(RxWiki News) If your arteries have dangerous plaque build-up, determining your risks for stroke and heart attack can help guide self-care and medical care. Certain imaging tests may aid in predicting those risks.
In a recent study, magnetic resonance imaging (MRI) and ultrasound revealed the potential for major cardiovascular problems in people with unusual fatty and calcium build-up in the main neck arteries that pump blood to the brain.
Such build-up of plaque was more common in people who underwent those tests and later had a stroke or heart attack than in those who did not have a stroke or heart attack, this study showed.
"See your doctor regularly to track cardiovascular health."
David Bluemke, MD, PhD, director of radiology and imaging sciences at the National Institutes of Health (NIH) Clinical Center in Bethesda, MD, was this study’s lead author.
Dr. Bluemke and his team of investigators performed MRIs and ultrasounds on the carotid arteries — the large vessels located on each side of a person’s neck — of 946 patients from the Multi-Ethnic Study of Atherosclerosis (MESA). None of those individuals showed symptoms of stroke, heart attack or angina (chest pain) or had a history of cardiovascular disease.
The patients ranged in age from 45 to 84 and were enrolled in the MRI-ultrasound study between July 2000 and September 2002. They were from Baltimore, MD; Chicago; Forsythe County, NC; Los Angeles; New York City; and St. Paul, MN.
The MRI identified whether patients’ arteries were clogged with plaque and what was the biological make-up of that plaque. The ultrasound measured plaque thickness. Also, the tests aimed to determine how likely it was that those plaque-hardened arteries would burst.
These researchers monitored the patients' health for 5.5 years after the MRI and ultrasound examinations.
Out of the group of 946, 59 patients had major cardiovascular events. Of the 59, 19 had a stroke, 22 had angina and one had a heart attack. In addition, nine had cerebrovascular disease, which affects blood flow in the brain. One person died of cerebrovascular disease. Four died of heart disease.
The carotid arteries of half (50 percent) of the 59 patients who had a stroke or heart attack were covered with abnormal fat and calcium deposits. Among patients who did not have a stroke or heart attack, 17.8 percent had those dangerous deposits in their carotid arteries.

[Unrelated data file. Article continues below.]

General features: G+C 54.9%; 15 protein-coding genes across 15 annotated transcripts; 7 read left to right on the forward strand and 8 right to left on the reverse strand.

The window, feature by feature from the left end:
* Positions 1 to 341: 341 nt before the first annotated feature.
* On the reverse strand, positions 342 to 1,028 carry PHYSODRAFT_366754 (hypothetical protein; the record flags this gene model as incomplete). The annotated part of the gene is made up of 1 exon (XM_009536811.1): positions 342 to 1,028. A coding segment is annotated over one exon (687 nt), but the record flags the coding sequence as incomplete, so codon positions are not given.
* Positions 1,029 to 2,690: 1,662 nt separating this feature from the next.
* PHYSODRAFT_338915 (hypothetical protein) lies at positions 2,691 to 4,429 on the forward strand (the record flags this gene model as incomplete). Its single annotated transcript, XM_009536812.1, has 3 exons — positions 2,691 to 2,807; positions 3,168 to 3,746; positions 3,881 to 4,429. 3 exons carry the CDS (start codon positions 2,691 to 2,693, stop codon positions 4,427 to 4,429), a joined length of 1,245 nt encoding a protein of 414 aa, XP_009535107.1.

Patients who were older, white, male, had diabetes, had high blood pressure and/or were taking medicine to control high blood pressure were more likely than others to have a stroke, heart attack or angina or to die as a result.
Roughly 20 percent of the entire study group had plaque build-up in the carotid arteries.
Using an MRI, the researchers found that the number of patients at risk for heart attack and stroke and who had such an event rose 16 percent over the 5.5 years of study. Among patients who did not have a heart attack or stroke, 7 percent were correctly reclassified as being at higher risk for serious cardiovascular problems, researchers wrote.
"As risk factor prediction gets better, we'll be able to screen more intelligently and use more intensive treatments in those individuals who face a higher risk of cardiovascular events,” Dr. Bluemke said
Calculating the risk for a major cardiovascular problem will help patients and their doctors better determine which treatments and lifestyle habits might help individuals with clogged arteries prevent a heart attack or stroke.
Smoking and a diet too high in certain fats are leading causes of these cardiovascular disorders.
MRI and ultrasound are non-surgical procedures, the researchers noted. MRIs cost more than ultrasound but may be better at pinpointing dangerous cardiovascular plaque build-up and determining those patients' risks for cardiovascular events, according to these researchers.
"Imaging patients to evaluate for cardiovascular risk is not new," said Jeffrey Schussler, MD, an interventional cardiologist at Baylor University Medical Center's Heart and Vascular Hospital in Dallas.
"We currently have a calcium score which costs less than $80, and can (within a few seconds) estimate your coronary risk. MRI may be helpful as an additional modality to evaluate asymptomatic patients for the presence of plaque," said Dr. Schussler, who was not involved in this study.
When MRIs are too costly — they range widely from a few hundred to several thousand dollars — or unavailable, ultrasound and computed tomography (CT) are good alternatives, Dr. Bluemke said. A carotid intima-media thickness test (CIMT) is an ultrasound ranging from about $150 to $500.
CT is a kind of X-ray. Getting a CT dose that is correct and doesn't needlessly harm patients has been one issue surrounding CT.
Despite these researchers' conclusions, the American College of Cardiology does not now endorse these kinds of screenings.
This study was published online March 4 in Radiology.
The researchers did not report any non-NIH funding of this study.
The researchers did not report any financial or other involvements that would shape study design, analysis or outcomes.